Relationship and an integral ecology

3-photos_relationship-and-an-integral-ecologyLeft, Sister Kathleen Kelly worked with the poor in Cincinnati; contributed photo. Middle, Sister Mumbi Kigutha receives the Eucharist from Sister Karen Elliott during Mass at Salem Heights; Michelle Bodine photo. Right, Sister Donna Liette in her garden at the Precious Blood Ministry of Reconciliation in Chicago; Dave Eck photo.

When people in our society think about the meaning of the word “relationship,” most of them probably consider their bond or association with those whom they love — family, friends and, hopefully, God.

The dictionary defines relationship as the way in which two or more concepts, objects or people are connected, and the way that living beings behave toward one another.

Our Precious Blood Spirituality calls us to a more complete understanding and practice of relationship — our interconnectedness with all creation — and how we care for, behave toward or influence people, as well as our interrelationship with and care of the living organisms and natural resources of the earth.

In Pope Francis’ encyclical Laudato Si’: On Care of Our Common Home, he calls this interconnectedness an integral ecology — where relationship with one another, with God and with creation are all vitally important. These relationships should be nourished and be made central in our lives so that we can recognize God’s revelation to us, which He does in the everyday routine of living.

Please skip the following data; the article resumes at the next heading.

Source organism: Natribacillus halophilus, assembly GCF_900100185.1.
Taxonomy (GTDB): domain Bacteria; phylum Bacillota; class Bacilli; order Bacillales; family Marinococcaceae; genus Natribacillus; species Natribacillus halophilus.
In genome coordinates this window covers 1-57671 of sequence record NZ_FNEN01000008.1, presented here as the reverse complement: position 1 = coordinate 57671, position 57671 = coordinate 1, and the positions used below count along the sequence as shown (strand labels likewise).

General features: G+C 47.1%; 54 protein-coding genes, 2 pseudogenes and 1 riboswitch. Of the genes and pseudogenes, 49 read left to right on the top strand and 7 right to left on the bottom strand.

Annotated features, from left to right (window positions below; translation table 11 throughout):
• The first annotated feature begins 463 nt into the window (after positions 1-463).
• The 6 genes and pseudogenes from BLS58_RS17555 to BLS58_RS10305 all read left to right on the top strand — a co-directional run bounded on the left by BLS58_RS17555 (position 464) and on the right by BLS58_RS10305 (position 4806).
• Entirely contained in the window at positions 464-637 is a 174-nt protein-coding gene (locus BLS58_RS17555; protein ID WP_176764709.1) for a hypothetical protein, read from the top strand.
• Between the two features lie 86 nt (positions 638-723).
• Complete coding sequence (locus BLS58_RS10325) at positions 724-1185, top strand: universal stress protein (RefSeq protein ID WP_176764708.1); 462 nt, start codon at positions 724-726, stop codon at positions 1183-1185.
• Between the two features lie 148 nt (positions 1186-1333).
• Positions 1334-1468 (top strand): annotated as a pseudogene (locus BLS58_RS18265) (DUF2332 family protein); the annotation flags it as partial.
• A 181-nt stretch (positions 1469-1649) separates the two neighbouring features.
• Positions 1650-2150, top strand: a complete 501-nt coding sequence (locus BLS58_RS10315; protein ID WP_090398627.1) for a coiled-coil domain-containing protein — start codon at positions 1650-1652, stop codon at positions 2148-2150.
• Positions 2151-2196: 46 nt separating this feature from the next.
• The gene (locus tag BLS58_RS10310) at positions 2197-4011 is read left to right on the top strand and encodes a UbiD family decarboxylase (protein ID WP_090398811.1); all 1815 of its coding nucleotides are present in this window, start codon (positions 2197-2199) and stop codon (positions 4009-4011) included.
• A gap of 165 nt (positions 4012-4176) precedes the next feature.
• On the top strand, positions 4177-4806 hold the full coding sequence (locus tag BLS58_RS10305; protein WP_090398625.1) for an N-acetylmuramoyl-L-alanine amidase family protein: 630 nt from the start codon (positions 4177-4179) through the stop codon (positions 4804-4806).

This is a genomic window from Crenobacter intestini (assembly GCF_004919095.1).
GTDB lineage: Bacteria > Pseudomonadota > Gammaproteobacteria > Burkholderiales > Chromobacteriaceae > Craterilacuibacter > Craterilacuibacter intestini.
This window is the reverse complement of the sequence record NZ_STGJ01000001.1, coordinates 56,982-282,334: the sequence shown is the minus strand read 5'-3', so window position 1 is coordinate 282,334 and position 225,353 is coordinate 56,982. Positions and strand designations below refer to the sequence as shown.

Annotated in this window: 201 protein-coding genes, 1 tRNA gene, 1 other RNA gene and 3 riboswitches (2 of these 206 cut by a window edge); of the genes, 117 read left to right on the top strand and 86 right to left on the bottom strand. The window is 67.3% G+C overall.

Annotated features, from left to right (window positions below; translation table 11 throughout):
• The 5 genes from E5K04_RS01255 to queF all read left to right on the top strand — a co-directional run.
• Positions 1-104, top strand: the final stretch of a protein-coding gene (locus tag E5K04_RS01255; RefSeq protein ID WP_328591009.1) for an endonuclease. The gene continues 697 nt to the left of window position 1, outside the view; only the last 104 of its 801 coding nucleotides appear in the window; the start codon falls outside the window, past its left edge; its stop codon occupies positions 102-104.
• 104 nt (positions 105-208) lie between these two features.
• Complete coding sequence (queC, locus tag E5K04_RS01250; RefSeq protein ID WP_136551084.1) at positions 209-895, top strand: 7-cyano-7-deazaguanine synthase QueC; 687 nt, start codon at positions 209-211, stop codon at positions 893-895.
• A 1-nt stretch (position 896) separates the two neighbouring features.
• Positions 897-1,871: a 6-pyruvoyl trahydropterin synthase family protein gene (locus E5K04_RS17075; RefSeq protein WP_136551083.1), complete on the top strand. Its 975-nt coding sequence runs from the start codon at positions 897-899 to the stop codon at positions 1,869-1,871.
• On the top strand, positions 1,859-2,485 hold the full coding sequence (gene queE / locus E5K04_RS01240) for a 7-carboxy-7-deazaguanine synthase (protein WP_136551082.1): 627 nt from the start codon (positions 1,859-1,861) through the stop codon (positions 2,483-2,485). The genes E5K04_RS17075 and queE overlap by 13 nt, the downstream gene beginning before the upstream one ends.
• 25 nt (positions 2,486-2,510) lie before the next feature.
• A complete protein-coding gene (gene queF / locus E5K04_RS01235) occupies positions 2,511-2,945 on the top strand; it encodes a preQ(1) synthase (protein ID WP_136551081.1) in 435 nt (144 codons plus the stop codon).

Created in the image of God, we, and creation are precious. Pope Francis states in Laudato Si’, “Nature cannot be regarded as something separate from ourselves or as a mere setting in which we live. We are a part of nature. Strategies for our complex social and environmental crises demand an integrated approach to combating poverty, restoring dignity to the excluded, and at the same time, protecting nature.”

The pope tells us that “the whole” is greater than any one part. We need to approach solutions to our common problems across all sectors of our global society: social, political, cultural, environmental, economic, religious, etc. And our solutions must be based on a preferential option for, and an ethical relationship with, the poorest of our brothers and sisters.

All members of the community, educated or not, rich or poor, should be invited to active participation and dialogue in striving to achieve the “common good,” whereby all people are afforded the ability — through social peace, stability and security — to reach their full potential.

Most importantly, we are encouraged to be humble and to realize that we have much to learn from others who are very different from us. In fact, as messengers of reconciliation, we are called to see our differences as a source of enrichment. When we do that and when we bring our open heart and mind to the table, we succeed in forming and nurturing right relationships.

– Story by Colleen Kammer

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